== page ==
Kyprolis can cause fetal harm when administered to a pregnant woman based on its mechanism of action and findings in animals.
Females of reproductive potential should be advised to avoid becoming pregnant while being treated with Kyprolis and the potential hazard to the fetus if Kyprolis is used during pregnancy.
The most common adverse events occurring in at least 20 percent of patients treated with Kyprolis in monotherapy trials: anemia, fatigue, thrombocytopenia, nausea, pyrexia, decreased platelets, dyspnea, diarrhea, decreased lymphocyte, headache, decreased hemoglobin, cough, edema peripheral.
The most common adverse events occurring in at least 20 percent of patients treated with Kyprolis in the combination therapy trial: decreased lymphocytes, decreased absolute neutrophil count, decreased phosphorus, anemia, neutropenia, decreased total white blood cell count, decreased platelets, diarrhea, fatigue, thrombocytopenia, pyrexia, muscle spasm, cough, upper respiratory tract infection, decreased hemoglobin, hypokalemia.
Full prescribing information is available at www.kyprolis.com.
Amgen is committed to unlocking the potential of biology for patients suffering from serious illnesses by discovering, developing, manufacturing and delivering innovative human therapeutics. This approach begins by using tools like advanced human genetics to unravel the complexities of disease and understand the fundamentals of human biology.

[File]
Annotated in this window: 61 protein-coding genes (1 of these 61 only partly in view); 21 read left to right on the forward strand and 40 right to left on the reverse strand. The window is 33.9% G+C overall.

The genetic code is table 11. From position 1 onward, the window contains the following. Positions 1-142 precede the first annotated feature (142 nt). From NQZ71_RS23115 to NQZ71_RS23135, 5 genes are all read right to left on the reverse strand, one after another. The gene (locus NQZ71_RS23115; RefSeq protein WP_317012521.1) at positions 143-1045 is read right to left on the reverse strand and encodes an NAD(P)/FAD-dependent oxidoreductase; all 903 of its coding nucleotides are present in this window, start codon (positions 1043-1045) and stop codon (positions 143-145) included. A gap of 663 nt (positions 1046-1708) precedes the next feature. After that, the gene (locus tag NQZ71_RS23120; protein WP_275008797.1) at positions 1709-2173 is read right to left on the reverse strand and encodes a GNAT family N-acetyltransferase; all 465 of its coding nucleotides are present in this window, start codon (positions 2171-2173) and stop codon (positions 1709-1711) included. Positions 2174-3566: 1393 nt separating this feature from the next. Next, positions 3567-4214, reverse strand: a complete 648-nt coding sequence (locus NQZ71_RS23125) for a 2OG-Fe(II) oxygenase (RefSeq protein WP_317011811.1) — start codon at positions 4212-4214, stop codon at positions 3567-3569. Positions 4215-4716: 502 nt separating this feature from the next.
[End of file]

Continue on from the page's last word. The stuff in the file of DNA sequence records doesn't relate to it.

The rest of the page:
Amgen focuses on areas of high unmet medical need and leverages its biologics manufacturing expertise to strive for solutions that improve health outcomes and dramatically improve people's lives. A biotechnology pioneer since 1980, Amgen has grown to be one of the world's leading independent biotechnology companies, has reached millions of patients around the world and is developing a pipeline of medicines with breakaway potential.
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Sawyer JR. The prognostic significance of cytogenetics and molecular profiling in multiple myeloma. Cancer Genetics. 2011; 204(1):3-12.
The MMRF. Cytogenetic analysis & fluorescence in situ hybridization. Available at: http://www.themmrf.org/multiple-myeloma-knowledge-center/multiple-myeloma-tests/bone-marrow-tests/cytogenetic-analysis-fish/. Accessed on: November 11, 2015.
Jakubowiak A. Management Strategies for Relapsed/Refractory Multiple Myeloma: Current Clinical Perspectives. Seminars in Hematology. 2012; 49(3)(1),S16-S32.
GLOBCAN 2012. Global Prevalence and Incidence. Available at http://globocan.iarc.fr/old/summary_table_pop_prev.asp?selection=224900&title=World&sex=0&window=1&sort=0&submit=%C2%A0Execute%C2%A0. Accessed on November 10, 2015.
American Cancer Society. Multiple myeloma. Available at: http://www.cancer.org/acs/groups/cid/documents/webcontent/003121-pdf.pdf. Accessed on: November 10, 2015.
Palumbo A and Anderson K, Multiple myeloma, N Engl J Med, 2011;364:1046-60